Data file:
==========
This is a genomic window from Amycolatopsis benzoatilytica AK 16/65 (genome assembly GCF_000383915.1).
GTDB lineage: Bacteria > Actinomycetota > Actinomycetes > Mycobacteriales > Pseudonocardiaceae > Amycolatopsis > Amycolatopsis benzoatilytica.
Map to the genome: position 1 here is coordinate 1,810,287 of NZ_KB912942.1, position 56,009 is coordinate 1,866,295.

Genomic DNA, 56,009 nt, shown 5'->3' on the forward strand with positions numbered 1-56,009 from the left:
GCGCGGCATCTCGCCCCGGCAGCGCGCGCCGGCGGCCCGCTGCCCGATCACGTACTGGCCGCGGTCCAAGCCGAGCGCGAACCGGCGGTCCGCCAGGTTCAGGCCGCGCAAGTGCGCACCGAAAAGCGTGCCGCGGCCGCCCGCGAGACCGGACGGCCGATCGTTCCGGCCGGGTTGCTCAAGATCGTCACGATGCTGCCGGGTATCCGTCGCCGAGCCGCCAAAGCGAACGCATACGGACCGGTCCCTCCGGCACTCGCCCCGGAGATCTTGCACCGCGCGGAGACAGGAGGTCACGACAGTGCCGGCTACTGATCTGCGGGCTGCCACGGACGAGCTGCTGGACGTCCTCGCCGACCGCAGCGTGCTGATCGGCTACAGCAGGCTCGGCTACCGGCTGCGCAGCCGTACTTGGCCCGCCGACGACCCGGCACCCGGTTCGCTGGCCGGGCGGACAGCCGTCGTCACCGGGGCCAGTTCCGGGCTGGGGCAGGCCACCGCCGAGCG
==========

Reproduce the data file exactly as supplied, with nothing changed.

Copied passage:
This is a genomic window from Amycolatopsis benzoatilytica AK 16/65 (genome assembly GCF_000383915.1).
GTDB lineage: Bacteria > Actinomycetota > Actinomycetes > Mycobacteriales > Pseudonocardiaceae > Amycolatopsis > Amycolatopsis benzoatilytica.
Map to the genome: position 1 here is coordinate 1,810,287 of NZ_KB912942.1, position 56,009 is coordinate 1,866,295.

Genomic DNA, 56,009 nt, shown 5'->3' on the forward strand with positions numbered 1-56,009 from the left:
GCGCGGCATCTCGCCCCGGCAGCGCGCGCCGGCGGCCCGCTGCCCGATCACGTACTGGCCGCGGTCCAAGCCGAGCGCGAACCGGCGGTCCGCCAGGTTCAGGCCGCGCAAGTGCGCACCGAAAAGCGTGCCGCGGCCGCCCGCGAGACCGGACGGCCGATCGTTCCGGCCGGGTTGCTCAAGATCGTCACGATGCTGCCGGGTATCCGTCGCCGAGCCGCCAAAGCGAACGCATACGGACCGGTCCCTCCGGCACTCGCCCCGGAGATCTTGCACCGCGCGGAGACAGGAGGTCACGACAGTGCCGGCTACTGATCTGCGGGCTGCCACGGACGAGCTGCTGGACGTCCTCGCCGACCGCAGCGTGCTGATCGGCTACAGCAGGCTCGGCTACCGGCTGCGCAGCCGTACTTGGCCCGCCGACGACCCGGCACCCGGTTCGCTGGCCGGGCGGACAGCCGTCGTCACCGGGGCCAGTTCCGGGCTGGGGCAGGCCACCGCCGAGCG